Peter’s confession is “the Christ of God” conflating “the Christ” with
        “the Holy One of God” (Mk. 8:29 & Jn. 6:69 Lk. 9:20)

        Luke departs from Mark’s presentation of the anointing of Jesus’ head,
        and presents the event as the anointing of Jesus’ feet—an unlikely move to
        make without a traditional basis; John provides such a basis (Mk. 14:1-11 &
        Jn. 12:1-8 Lk. 7:36-50)

        8) Sometimes associative links (not strong contacts, but distinctive
        similarities nonetheless) appear between John and Luke-Acts:


        “Levites” are mentioned only in John and Luke-Acts (Jn. 1:19 Lk. 10:32;
        Ac. 4:36)

        The claim by Jerusalem leaders that Jesus or his disciples lack of formal
        education is mentioned in John and Acts (Jn. 7:15 Ac. 4:13)

        “Siloam” is only mentioned in John and Luke (Jn. 9:7, 11 Lk. 13:4)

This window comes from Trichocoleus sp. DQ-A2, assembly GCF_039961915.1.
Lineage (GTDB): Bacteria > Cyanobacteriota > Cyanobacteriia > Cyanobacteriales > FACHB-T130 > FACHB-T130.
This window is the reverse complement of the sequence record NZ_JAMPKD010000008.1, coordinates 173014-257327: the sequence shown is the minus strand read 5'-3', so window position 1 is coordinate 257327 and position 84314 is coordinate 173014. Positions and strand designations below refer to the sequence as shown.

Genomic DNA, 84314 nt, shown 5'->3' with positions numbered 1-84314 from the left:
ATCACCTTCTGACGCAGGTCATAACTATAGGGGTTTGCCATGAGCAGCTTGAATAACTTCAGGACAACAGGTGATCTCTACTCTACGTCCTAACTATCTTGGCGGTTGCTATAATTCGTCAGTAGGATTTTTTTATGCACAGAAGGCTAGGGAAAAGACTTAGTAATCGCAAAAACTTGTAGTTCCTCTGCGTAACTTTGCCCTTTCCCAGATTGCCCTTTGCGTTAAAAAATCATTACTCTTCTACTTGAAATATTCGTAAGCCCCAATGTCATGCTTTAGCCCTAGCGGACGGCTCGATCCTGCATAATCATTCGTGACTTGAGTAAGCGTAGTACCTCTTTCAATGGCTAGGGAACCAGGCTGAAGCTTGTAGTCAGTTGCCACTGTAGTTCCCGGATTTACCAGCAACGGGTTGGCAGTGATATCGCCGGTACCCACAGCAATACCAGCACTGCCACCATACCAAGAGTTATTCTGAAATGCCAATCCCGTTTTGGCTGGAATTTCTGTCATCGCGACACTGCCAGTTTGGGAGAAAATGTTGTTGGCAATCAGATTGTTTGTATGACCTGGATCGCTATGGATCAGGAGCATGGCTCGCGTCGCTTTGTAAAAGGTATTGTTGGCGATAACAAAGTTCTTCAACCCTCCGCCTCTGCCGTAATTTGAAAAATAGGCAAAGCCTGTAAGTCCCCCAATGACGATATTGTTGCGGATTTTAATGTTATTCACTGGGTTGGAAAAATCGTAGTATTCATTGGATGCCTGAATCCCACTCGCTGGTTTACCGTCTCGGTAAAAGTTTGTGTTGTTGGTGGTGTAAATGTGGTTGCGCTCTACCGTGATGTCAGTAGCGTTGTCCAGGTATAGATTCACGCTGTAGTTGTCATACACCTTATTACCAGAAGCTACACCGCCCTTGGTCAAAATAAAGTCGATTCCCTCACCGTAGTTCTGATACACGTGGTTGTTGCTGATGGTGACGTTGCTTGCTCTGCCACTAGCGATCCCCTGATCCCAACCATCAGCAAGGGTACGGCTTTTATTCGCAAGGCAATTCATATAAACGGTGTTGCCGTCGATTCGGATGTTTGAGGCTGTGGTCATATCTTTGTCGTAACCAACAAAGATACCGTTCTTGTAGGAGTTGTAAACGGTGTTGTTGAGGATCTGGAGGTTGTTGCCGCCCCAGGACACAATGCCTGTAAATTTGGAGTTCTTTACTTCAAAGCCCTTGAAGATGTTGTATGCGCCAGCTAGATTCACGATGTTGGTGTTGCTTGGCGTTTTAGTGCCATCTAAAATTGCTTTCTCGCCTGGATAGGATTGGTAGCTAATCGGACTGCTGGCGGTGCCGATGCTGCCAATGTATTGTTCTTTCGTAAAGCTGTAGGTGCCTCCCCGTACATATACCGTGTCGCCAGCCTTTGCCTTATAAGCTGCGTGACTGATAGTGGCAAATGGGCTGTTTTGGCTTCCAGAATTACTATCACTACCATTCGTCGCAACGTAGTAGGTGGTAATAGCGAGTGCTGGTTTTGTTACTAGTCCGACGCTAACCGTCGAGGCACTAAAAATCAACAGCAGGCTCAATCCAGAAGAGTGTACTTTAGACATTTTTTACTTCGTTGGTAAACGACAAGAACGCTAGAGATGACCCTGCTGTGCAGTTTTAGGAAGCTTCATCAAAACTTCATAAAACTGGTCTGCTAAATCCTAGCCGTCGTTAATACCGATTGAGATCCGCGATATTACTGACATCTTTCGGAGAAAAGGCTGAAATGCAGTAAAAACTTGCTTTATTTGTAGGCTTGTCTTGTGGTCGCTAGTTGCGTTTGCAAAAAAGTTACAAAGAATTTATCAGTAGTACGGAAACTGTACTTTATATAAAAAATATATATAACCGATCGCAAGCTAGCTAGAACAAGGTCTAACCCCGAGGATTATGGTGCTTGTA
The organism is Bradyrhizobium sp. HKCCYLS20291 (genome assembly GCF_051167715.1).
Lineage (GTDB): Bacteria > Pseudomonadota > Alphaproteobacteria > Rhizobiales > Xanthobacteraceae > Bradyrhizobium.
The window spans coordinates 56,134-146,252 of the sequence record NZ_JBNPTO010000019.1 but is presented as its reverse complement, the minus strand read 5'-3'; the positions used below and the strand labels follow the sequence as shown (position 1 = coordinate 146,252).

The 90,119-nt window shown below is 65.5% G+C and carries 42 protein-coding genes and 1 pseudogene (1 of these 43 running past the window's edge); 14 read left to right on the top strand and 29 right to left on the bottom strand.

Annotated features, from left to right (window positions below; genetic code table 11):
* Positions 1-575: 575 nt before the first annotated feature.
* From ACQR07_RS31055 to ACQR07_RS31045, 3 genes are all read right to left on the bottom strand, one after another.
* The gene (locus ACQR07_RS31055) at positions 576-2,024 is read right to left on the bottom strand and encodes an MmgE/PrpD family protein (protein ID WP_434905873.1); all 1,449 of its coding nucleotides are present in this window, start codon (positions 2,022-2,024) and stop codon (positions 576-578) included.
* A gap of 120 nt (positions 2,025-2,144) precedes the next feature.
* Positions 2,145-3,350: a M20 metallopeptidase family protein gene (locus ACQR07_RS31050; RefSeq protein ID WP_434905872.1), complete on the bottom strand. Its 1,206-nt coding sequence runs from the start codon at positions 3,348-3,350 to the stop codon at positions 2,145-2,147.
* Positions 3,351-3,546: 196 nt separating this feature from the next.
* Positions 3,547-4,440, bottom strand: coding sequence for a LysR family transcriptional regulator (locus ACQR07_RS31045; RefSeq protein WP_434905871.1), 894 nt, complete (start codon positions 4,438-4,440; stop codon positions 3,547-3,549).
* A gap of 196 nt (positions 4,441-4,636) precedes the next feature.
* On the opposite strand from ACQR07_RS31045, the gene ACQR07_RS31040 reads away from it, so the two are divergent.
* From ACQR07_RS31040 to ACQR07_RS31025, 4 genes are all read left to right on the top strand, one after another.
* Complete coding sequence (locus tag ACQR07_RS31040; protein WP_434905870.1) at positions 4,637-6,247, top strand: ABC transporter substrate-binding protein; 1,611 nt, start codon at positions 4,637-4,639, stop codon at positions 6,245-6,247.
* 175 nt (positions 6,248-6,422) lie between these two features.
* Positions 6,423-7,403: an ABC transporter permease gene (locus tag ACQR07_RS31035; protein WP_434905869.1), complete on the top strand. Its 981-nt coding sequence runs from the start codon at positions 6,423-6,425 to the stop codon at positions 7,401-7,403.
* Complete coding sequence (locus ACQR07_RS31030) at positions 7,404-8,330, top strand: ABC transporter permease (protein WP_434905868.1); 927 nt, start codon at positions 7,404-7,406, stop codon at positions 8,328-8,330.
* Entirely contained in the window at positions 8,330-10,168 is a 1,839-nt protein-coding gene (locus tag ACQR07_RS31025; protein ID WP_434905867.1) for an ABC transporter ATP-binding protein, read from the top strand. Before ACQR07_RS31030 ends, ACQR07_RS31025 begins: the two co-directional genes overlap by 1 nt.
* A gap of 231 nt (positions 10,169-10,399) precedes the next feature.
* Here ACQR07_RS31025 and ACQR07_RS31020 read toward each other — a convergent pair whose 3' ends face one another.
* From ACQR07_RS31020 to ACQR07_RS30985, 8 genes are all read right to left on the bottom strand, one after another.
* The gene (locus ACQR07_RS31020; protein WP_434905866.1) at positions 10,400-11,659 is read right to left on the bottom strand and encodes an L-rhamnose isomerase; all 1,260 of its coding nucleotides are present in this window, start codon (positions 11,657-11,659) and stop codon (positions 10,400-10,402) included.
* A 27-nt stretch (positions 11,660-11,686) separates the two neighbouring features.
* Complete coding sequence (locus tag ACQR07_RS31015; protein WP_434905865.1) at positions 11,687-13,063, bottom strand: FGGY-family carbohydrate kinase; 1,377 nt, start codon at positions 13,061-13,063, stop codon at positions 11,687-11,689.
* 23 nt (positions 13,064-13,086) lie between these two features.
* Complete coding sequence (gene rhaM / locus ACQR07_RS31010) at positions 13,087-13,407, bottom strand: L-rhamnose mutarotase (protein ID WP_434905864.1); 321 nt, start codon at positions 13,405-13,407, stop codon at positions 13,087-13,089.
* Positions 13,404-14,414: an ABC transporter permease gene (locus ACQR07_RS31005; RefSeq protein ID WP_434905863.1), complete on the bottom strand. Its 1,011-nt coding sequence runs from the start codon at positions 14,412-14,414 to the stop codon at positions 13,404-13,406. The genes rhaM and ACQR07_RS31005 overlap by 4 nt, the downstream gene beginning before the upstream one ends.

Speaking against Caesar is used rhetorically against Jesus and his
        followers by surrogates of Jewish leaders (Jn. 19:12 Lk. 23:2 Ac. 17:7)

        Jesus is described as a “king” and a threat to Caesar before Pilate (Jn.
        19:14-15 Lk. 23:2)

        Solomon’s portico in the Jerusalem Temple is mentioned only in John and
        Acts (Jn. 10:23 Ac. 3:11; 5:12), and this is one of the places Jesus and his
        followers witnessed to Jewish leaders

        9) The Holy Spirit references emphasized in John are repeated in Luke-Acts:


        The Holy Spirit will teach believers what they need to know and say (Jn.
        14:26 Lk. 12:12),

        The Holy Spirit is presented distinctively as “wind” (Jn. 3:8 Ac. 2:2)